You might guess that most of my free time is spent creating. It’s my stress relief and what I absolutely love to do with my Shih Tzu, Noodle, at my side. My favorite project is a long-term series of paintings that feature Maryland lighthouses. Part of the fun is visiting them and photographing the lights. I have even gained a few collectors of the series, who visit me at some of the craft shows where I participate to see what my latest work is.


The lighthouses I paint are beautiful, but their histories are fascinating. I find it important to include a history with every print or note card. I feel like everyone should know why these lights are so special—and it’s this included history that makes my work a bit unique as well. I always try to paint in non-traditional angles, really making my work stand out. While visiting, I take multiple photos and then choose the most interesting one to work with. Recently, I have also been dabbling in hand-painting purses. I call it “up-cycling,” because I find gently used purses and wallets at thrift shops and flea markets, and then paint them to give them new life. This is something that you do not see locally very much, and I hope to build up a beautiful collection of these soon. It’s true that I’m especially proud of my painted handbags, and I am now even designing purses that feature images of my artwork. These are fun, and it allows me to infuse my paintings into another form.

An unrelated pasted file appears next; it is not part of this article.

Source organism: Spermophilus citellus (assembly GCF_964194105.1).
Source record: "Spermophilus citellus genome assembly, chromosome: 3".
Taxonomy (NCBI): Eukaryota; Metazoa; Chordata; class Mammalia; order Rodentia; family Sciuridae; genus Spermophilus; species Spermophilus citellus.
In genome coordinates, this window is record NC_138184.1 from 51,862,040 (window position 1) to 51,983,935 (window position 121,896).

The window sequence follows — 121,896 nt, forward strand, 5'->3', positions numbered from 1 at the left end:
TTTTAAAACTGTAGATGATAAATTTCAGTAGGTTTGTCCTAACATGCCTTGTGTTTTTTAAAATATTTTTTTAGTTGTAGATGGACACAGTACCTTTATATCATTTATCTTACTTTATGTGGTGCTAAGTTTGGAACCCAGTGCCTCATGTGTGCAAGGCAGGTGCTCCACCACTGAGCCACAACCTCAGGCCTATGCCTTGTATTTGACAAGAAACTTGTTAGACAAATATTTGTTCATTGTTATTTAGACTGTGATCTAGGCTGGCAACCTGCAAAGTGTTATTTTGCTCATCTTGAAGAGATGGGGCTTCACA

I am very happy to be a part of the Main Street Trolley gift shop. It’s a wonderful shop with lots of beautiful things. You can also find my work at Flights of Fancy and the Chesapeake Bay Maritime Museum in St Michaels. I also do special orders and commissioned work (including pet portraits), so please contact me if interested!


Kinklings or Pancakes?

Kinklings are a tradition at our house, passed down from my grandmother to my father, and now to me.  I never had my grandmother’s kinklings, but my father talks about them every year, reminiscing about how good there were.  I have been fortunate, though, to have tasted by father’s homemade kinklings fresh from the fryer and powered with sugar.  Divine.

Here in Maryland, many people celebrate Shrove Tuesday with fastnachts, or kinklings, as they do in Frederick County.  It is a way to indulge before Lent and historically, to use up the fat in the house.  Across the ocean in the UK, many families traditionally enjoy savory or sweet crepes (they call them pancakes) with onions, or maybe with lemon juice and sugar.  Either one is a traditional approach.

NPR states that to ancient Romans, deep-fried treats presented a way to use up all of the butter, sugar and fat in the house prior to the self-denying diets of Lent.


Kinklings from the Jefferson Pastry Shoppe

Kinklings have many different names and variations throughout the world. In Louisiana, for instance, they’re called Beignets: pillows of deep-fried dough. There are many doughnuts of Mardi Gras, including:

  • Fasnacht (Or Fastnacht)

  • Cenci

  • Paczki

Can you guess where they’re from?

Don’t have a kinkling recipe? Try this article at the Frederick News-Post. There are a couple recipes for you to try.

Enjoy your kinklings, and stay warm – this March promises to be a cold and bitter month. We’re all waiting for spring!

Weather Updates and a Happy Valentine’s Day:

WEATHER UPDATE: Please call the Trolley Saturday to be sure it’s open on time; the Conductor is busy clearing snow and getting the Trolley back on its tracks! Jefferson, MD is currently buried under 20″ of snow, with more potentially … Continue reading